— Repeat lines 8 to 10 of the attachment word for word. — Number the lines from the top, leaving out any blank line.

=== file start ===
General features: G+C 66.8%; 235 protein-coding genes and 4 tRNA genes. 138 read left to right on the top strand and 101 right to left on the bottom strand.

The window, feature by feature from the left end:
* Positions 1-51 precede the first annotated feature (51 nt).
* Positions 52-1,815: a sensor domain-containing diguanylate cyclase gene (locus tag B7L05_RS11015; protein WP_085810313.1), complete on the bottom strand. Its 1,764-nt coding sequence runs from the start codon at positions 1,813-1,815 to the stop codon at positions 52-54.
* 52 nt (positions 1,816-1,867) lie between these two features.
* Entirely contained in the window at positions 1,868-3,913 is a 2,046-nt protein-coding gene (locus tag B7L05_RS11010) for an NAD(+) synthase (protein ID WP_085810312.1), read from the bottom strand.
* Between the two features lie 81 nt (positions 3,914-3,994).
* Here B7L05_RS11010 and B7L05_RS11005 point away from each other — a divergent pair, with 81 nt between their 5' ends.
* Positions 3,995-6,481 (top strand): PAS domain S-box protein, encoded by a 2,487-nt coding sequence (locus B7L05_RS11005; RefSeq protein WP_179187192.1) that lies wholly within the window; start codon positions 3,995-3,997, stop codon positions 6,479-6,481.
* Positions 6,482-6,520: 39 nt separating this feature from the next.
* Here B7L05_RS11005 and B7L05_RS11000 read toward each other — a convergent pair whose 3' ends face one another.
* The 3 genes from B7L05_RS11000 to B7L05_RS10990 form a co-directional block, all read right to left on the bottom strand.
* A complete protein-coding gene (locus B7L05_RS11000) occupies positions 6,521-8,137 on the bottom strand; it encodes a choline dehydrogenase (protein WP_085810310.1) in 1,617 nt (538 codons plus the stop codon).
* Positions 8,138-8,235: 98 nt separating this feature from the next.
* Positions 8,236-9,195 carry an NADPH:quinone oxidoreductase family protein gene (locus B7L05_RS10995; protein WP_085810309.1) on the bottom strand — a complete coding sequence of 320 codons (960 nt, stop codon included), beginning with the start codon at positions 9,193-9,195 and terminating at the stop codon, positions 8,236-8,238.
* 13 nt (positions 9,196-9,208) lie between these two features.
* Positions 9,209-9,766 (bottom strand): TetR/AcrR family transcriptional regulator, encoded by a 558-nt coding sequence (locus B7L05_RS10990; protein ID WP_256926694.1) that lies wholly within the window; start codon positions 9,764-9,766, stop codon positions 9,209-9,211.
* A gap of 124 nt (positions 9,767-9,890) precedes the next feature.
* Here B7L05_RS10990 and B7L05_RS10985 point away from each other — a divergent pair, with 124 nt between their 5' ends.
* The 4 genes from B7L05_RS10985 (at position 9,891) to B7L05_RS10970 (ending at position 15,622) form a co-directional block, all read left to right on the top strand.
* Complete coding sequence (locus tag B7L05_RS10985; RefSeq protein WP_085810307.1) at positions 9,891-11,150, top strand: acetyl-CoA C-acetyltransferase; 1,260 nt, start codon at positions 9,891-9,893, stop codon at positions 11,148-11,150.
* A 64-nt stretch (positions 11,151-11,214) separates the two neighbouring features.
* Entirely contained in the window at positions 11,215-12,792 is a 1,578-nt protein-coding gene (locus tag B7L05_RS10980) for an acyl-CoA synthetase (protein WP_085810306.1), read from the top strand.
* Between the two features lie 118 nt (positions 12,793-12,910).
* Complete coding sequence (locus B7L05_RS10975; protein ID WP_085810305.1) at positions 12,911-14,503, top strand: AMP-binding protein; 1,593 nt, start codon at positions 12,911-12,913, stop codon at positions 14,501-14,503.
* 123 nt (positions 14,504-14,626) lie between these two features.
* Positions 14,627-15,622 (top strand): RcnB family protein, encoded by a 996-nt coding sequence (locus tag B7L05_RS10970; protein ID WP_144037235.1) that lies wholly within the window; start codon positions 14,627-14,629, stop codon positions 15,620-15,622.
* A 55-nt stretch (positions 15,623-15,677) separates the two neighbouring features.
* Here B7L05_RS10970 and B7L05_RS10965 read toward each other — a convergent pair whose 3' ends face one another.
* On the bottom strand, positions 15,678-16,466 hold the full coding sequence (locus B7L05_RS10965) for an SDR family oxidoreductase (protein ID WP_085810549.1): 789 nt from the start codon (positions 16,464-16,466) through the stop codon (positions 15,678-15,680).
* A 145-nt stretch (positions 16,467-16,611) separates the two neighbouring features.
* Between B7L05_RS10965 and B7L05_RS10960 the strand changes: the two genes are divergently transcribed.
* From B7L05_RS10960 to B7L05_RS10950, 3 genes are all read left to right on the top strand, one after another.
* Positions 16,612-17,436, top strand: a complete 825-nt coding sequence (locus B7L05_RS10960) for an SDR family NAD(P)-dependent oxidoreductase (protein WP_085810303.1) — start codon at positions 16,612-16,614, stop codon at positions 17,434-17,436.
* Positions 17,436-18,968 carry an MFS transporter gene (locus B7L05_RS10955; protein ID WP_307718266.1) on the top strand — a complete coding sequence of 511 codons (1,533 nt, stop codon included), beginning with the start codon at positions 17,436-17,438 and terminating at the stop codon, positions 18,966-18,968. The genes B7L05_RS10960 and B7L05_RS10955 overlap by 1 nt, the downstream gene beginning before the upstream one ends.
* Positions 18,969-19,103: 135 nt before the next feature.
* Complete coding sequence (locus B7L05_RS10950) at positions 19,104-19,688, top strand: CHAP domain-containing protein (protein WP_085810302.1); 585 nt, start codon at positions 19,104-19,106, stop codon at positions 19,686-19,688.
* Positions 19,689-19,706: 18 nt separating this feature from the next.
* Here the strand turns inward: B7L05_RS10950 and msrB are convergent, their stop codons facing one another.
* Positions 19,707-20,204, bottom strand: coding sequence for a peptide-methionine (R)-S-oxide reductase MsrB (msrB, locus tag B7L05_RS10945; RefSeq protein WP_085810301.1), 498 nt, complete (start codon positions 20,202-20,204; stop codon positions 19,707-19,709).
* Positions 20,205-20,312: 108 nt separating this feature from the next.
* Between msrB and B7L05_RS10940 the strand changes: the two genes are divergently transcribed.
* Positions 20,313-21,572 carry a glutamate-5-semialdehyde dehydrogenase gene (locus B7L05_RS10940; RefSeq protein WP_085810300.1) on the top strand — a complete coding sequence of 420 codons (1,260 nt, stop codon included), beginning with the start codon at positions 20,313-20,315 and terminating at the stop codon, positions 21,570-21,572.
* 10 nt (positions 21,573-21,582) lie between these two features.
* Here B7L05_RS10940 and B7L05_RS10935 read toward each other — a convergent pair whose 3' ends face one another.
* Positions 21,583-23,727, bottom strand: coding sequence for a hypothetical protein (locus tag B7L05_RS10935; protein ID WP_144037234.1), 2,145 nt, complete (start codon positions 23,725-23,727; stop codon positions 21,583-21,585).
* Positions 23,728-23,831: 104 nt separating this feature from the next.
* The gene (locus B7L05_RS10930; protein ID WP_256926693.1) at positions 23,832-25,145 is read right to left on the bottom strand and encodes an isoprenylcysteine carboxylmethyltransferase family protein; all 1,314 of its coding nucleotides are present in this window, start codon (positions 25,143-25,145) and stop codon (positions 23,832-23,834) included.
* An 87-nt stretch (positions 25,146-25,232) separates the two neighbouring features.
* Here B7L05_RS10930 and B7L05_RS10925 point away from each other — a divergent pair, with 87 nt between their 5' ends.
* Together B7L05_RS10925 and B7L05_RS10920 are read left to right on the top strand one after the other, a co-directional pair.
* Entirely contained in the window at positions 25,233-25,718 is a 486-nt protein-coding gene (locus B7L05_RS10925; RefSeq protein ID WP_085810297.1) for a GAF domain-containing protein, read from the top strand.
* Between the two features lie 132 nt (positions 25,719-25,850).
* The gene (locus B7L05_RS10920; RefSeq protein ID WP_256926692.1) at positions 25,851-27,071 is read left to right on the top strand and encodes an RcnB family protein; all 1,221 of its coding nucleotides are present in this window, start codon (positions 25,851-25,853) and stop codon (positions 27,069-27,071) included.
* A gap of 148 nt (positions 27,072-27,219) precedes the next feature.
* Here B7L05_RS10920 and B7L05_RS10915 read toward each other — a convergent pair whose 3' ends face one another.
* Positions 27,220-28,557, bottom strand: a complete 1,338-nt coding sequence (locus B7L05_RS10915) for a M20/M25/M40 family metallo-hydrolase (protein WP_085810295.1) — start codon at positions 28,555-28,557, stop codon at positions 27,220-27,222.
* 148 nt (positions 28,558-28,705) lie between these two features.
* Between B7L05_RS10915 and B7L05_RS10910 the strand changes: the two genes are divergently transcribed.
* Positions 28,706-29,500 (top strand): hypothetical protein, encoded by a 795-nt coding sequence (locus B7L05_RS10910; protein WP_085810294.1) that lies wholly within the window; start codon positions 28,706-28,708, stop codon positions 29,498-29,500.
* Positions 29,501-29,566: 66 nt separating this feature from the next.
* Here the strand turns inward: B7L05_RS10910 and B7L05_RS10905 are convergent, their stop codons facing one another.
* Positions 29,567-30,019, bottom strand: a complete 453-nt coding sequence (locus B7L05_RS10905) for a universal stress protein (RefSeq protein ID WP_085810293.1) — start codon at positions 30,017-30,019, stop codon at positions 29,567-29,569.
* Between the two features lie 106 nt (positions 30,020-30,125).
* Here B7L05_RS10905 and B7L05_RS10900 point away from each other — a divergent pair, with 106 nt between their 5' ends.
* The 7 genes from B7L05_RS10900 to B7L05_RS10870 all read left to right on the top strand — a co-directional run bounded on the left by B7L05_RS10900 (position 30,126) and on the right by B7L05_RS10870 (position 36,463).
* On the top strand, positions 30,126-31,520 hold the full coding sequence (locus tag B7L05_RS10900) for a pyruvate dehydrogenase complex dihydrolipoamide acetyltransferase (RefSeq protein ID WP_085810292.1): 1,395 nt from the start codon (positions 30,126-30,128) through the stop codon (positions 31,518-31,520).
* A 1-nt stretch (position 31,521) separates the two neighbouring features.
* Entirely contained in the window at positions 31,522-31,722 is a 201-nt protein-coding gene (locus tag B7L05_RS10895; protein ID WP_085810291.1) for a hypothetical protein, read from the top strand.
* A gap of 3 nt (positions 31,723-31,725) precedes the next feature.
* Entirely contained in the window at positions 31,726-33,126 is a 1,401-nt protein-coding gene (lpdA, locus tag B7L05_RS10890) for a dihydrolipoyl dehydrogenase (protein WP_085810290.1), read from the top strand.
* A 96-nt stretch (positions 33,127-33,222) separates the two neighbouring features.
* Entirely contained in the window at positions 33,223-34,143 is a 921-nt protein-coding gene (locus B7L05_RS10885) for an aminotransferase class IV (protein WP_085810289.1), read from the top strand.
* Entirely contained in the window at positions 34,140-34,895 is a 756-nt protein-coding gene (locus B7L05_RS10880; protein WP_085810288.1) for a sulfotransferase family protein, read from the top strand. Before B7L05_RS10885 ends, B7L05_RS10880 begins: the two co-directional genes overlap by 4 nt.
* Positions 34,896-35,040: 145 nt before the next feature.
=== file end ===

* Here B7L05_RS11010 and B7L05_RS11005 point away from each other — a divergent pair, with 81 nt between their 5' ends.
* Positions 3,995-6,481 (top strand): PAS domain S-box protein, encoded by a 2,487-nt coding sequence (locus B7L05_RS11005; RefSeq protein WP_179187192.1) that lies wholly within the window; start codon positions 3,995-3,997, stop codon positions 6,479-6,481.
* Positions 6,482-6,520: 39 nt separating this feature from the next.